My last several posts, e.g. here, have discussed the question as to whether or not the U.S. economy can grow faster. Even though there are many headwinds to faster growth, there are still various measures to take which will help significantly. Beyond specific policy directions, such as aiding small business and cleaning up and simplifying our tax code, another very important step is to get our fiscal problems, i.e. massive debt, under much better control.
As made clear in the above chart, there is really only one way to do this. It is entitlement reform. In the last 50 years, from 1965 – 2015, mandatory, i.e. entitlement, spending has grown from 26% of the federal budget to 62% and this percentage will just keep growing until something is done to stop it. Along this line, an excellent new report from the American Enterprise Institute, “Increasing the Effectiveness and Sustainability of the Nation’s Entitlement Programs” lays out some basic principles for entitlement reform. They are:
- Personal Responsibility for Retirement Savings. The idea is to move toward turning Social Security into a universal flat benefit for all U.S. residents age 65 and older. Anyone could supplement this basic income with additional private savings.
- Market Discipline in Health Care. The idea here is to keep the ACA exchanges with subsidies for low-income households. Employer provided care would have no mandates and a rational and equal tax credit for all. Health Savings Accounts would be liberalized to encourage widespread participation. Both Medicare and Medicaid would provide premium support for basic care. The point is to bolster the consumer’s role in the marketplace in order to slow down the rising cost of healthcare.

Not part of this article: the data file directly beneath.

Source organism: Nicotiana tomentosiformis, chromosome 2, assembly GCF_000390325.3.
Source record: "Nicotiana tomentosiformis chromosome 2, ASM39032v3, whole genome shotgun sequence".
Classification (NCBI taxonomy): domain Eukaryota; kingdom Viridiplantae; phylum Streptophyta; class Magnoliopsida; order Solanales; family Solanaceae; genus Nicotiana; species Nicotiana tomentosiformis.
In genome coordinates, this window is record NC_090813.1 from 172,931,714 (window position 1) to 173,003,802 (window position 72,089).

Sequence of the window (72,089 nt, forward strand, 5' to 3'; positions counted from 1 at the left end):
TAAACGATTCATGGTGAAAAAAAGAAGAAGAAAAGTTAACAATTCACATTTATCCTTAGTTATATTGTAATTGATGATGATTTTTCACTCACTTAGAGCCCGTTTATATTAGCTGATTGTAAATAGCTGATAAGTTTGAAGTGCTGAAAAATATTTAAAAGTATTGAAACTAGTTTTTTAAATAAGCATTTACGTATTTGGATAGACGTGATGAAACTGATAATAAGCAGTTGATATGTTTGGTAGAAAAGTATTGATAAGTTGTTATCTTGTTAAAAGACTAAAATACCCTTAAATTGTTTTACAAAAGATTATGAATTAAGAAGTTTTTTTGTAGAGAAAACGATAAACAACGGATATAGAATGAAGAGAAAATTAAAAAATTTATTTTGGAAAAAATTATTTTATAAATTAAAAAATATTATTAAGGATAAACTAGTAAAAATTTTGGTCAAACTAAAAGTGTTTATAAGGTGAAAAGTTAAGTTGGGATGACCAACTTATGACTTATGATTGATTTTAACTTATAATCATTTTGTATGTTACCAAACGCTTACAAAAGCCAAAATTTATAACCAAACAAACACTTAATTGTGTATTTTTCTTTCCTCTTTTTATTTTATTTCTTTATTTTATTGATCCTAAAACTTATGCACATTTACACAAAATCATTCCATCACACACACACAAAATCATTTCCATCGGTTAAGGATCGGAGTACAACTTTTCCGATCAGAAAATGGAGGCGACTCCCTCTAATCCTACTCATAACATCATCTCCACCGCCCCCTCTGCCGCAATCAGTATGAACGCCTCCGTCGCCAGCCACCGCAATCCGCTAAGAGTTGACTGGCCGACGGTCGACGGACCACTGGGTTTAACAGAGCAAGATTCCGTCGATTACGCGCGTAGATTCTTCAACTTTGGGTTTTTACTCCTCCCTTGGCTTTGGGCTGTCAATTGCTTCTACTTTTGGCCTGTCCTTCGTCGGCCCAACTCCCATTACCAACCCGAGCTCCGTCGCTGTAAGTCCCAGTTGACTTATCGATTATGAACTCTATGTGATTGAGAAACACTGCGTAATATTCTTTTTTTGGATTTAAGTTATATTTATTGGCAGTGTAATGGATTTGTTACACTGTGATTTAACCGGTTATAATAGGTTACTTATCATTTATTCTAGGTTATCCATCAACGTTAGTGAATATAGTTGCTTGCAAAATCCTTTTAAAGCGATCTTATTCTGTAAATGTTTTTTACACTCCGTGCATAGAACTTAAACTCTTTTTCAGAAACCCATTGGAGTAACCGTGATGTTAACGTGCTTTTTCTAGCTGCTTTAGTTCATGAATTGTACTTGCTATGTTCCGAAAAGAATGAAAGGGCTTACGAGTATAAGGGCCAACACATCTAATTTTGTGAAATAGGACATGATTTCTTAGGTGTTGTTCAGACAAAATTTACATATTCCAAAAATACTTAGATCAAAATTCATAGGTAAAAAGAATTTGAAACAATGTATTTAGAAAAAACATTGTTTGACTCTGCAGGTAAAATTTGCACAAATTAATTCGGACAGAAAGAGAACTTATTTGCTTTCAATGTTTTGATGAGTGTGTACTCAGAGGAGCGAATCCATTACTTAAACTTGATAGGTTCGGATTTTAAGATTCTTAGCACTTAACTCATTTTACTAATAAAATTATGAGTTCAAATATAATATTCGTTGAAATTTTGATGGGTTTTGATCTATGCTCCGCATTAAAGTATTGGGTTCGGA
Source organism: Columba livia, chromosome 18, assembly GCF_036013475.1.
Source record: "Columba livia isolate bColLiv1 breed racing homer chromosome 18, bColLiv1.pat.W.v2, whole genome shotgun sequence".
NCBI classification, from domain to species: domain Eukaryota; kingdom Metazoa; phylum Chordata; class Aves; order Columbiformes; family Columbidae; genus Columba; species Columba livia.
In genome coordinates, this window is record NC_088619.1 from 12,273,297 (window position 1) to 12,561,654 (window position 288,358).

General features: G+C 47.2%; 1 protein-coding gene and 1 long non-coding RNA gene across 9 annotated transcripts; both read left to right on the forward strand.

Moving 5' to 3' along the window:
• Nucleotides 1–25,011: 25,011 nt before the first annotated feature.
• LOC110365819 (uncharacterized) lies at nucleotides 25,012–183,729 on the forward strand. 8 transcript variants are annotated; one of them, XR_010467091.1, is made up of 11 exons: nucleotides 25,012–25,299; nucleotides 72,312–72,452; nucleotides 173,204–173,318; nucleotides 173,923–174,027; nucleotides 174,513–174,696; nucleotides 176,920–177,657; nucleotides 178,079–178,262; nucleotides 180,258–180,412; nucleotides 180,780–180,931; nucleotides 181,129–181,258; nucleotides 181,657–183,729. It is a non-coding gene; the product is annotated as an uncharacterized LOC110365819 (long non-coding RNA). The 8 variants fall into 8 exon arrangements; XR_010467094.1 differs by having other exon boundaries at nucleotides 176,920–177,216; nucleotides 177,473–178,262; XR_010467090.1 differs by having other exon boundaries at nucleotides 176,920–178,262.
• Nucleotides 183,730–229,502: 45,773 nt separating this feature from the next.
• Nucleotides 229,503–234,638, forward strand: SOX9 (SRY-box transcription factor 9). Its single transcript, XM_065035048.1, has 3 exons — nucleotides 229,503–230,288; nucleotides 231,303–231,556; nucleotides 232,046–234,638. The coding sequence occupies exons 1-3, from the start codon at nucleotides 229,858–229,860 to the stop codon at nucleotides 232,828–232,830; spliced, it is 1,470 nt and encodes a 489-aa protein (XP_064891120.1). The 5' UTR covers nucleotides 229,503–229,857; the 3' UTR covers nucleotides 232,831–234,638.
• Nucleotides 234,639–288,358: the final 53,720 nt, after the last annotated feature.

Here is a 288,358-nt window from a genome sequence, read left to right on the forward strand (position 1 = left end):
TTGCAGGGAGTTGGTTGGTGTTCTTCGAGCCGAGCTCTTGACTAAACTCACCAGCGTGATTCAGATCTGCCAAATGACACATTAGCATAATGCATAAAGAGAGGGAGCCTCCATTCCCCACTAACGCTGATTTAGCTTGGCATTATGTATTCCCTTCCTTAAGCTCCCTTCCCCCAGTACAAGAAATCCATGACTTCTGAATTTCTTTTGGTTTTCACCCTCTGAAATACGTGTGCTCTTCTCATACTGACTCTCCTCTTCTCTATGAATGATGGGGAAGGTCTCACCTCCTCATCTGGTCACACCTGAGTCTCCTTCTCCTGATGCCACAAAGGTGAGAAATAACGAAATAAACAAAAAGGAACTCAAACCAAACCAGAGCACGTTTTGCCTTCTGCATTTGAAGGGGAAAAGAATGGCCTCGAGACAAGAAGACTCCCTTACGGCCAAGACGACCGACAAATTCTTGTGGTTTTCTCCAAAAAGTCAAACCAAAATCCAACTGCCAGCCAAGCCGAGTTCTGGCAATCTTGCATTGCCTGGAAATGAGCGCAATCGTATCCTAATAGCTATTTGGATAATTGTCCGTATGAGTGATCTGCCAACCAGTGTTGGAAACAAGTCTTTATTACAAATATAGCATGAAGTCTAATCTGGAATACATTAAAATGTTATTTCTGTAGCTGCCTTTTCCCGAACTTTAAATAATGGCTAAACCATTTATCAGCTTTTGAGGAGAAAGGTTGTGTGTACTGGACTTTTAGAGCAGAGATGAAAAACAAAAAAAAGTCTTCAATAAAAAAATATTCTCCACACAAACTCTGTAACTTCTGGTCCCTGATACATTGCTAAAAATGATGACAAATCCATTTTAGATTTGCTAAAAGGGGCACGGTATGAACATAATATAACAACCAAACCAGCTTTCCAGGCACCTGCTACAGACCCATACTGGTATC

- Promotion of Work for Safety-Net Programs. The federal government spends about $400 billion annually to fight poverty (not counting healthcare programs) with much overlap of federal and state programs. Reform efforts should emphasize work as the key to improved economic prospects as well as greater state control over resources to allow for better coordination of efforts. Two major reform concepts, block grants to states as well as wage subsidies, should be implemented.
We have to get our fiscal house in order, so entitlement reform is not optional. Delay, moreover, could be catastrophic. If we wait until another crisis hits, then it will no longer be possible to design reforms with gradual adjustments. Now is the time to act!